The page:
* Sees 2014 revenue growth of 5 pct
* Expects injectibles revenue to rise 20 percent this year
* Sees generics revenue of around $170 million in 2014
* FY 2013 revenue rises 23 pct to $1.37 bln
* To pay final div of $0.13/shr, special div of $0.04/share
March 12 (Reuters) - Hikma Pharmaceuticals Plc’s full-year profit more than doubled, helped by strong demand and higher prices for the antibiotic doxycycline that is used in the treatment of bacterial infections including Lyme disease.
The Jordanian company, which makes and markets branded and non-branded generics and injectibles, said it expected a 5 percent growth in revenue in the current year.
Hikma, which was founded in Amman in 1978, said its injectibles business is expected to see a 20 percent growth in 2014, but warned that growth in its generics business would be muted this year due to higher competition in the U.S. doxycycline market.
Hikma now expects generics revenue of about $170 million in 2014.
“(The) 2014 guidance appears to us conservative and, given ongoing trading patterns for doxycycline and injectables, very likely to be subject to upward revision,” Citigroup said in a note.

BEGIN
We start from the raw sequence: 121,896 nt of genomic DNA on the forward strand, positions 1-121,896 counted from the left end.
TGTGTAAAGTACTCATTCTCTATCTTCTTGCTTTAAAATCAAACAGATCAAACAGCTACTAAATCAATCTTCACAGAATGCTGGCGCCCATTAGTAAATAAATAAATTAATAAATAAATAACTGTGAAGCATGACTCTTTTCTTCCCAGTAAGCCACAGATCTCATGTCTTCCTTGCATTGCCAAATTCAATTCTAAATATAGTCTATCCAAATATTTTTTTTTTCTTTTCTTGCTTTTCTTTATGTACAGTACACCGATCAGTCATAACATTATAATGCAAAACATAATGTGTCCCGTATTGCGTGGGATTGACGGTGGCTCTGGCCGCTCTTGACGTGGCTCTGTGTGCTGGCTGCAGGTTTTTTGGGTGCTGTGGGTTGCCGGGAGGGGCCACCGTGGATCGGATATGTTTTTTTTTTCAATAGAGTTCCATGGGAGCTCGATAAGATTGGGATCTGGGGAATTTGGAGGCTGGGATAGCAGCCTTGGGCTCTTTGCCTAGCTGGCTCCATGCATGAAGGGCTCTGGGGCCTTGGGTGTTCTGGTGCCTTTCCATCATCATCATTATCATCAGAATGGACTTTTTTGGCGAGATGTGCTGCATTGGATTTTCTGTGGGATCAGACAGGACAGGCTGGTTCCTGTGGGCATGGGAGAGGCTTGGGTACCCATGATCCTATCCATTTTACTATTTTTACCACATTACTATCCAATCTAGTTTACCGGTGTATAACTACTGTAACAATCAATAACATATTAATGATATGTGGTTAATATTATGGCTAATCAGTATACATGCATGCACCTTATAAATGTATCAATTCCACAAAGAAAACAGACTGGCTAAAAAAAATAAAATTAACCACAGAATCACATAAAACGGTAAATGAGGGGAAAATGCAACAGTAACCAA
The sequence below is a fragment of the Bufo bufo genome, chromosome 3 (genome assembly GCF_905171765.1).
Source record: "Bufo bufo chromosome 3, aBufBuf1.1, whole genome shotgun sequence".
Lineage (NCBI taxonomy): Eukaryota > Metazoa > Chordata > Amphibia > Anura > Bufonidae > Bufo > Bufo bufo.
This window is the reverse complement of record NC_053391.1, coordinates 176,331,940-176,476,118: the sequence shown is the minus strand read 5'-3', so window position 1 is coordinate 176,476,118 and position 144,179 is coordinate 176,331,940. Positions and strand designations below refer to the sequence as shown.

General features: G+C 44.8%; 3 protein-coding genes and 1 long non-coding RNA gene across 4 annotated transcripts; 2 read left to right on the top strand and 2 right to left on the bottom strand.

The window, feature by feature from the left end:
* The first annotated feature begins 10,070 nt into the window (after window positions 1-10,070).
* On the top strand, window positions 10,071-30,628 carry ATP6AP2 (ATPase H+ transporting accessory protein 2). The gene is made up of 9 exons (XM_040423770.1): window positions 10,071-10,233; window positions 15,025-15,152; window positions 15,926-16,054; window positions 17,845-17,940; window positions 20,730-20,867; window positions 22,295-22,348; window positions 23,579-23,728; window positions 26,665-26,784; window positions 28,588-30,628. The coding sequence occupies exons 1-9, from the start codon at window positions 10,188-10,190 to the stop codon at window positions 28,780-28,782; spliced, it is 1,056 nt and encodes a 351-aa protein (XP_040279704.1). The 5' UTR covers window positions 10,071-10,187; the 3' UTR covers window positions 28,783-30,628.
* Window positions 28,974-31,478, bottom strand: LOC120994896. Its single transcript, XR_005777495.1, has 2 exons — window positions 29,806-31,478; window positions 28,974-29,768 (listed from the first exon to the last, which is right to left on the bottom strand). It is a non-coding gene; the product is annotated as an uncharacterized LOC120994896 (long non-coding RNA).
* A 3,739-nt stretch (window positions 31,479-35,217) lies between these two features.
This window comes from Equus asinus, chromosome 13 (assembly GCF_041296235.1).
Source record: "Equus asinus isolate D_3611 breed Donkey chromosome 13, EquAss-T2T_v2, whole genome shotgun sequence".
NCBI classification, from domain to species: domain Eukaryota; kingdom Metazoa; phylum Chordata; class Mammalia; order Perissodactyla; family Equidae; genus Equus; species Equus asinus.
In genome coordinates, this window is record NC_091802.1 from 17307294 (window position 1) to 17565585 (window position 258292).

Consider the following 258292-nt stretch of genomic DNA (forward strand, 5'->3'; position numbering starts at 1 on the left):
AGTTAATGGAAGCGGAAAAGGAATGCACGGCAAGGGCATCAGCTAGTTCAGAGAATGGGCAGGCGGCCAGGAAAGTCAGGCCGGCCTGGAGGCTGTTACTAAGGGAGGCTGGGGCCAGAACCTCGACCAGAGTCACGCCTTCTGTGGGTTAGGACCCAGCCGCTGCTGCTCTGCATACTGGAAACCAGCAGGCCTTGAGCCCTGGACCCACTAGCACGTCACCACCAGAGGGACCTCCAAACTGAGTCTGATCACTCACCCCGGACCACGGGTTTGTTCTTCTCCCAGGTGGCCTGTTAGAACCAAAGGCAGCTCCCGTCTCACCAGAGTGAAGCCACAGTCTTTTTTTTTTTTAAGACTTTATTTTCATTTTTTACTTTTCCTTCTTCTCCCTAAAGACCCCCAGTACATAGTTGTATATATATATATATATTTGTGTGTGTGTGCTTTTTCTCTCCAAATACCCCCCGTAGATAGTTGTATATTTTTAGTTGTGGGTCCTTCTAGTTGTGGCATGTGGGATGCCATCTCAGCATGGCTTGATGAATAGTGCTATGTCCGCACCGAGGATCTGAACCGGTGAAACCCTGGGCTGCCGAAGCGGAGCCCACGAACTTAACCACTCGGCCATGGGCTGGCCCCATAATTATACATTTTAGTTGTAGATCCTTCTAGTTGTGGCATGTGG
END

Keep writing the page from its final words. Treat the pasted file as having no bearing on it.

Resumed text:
Jefferies analysts said that given Hikma raised its U.S. generics estimates four times in 2013, the company might upgrade its forecast if it continued to do well despite pricing pressure.
Hikma reported an adjusted profit attributable to shareholders of $274 million compared with $120 million a year earlier.
Revenue for the year ended Dec. 31 rose 23 percent to $1.37 billion, in line with its own estimate last month.
Hikma, which has grown over the past year due to a shortage of doxycycline in the United States, said generics revenue rose 158 percent to $268 million for the year.
The U.S. Food and Drug Administration had said that there was a scarcity of doxycycline in the country due to domestic manufacturing issues, adding that an acute shortage of substitutes was driving demand for the antibiotic. ()
Doxycycline is used to treat bacterial infections such as urinary tract infections, acne, gonorrhea and chlamydia as well as the tick-borne illness Lyme disease. The drug is also used to prevent malaria.
The antibiotic was taken off the shortage list last October with no supply issues anticipated, according to the FDA website. ()
The company said it would pay a final dividend of 13 cents per share, taking the total dividend to 20 cents per share. It also declared a special dividend of 4 cents per share, taking the total special dividend in 2013 to 7 cents.
Hikma paid a total dividend of 16 cents in 2012.
Shares in the company rose 2 percent to 1503 pence at 0911 GMT on the London Stock Exchange on Wednesday. The stock was the top opercentage gainer on the FTSE-250 midcap index.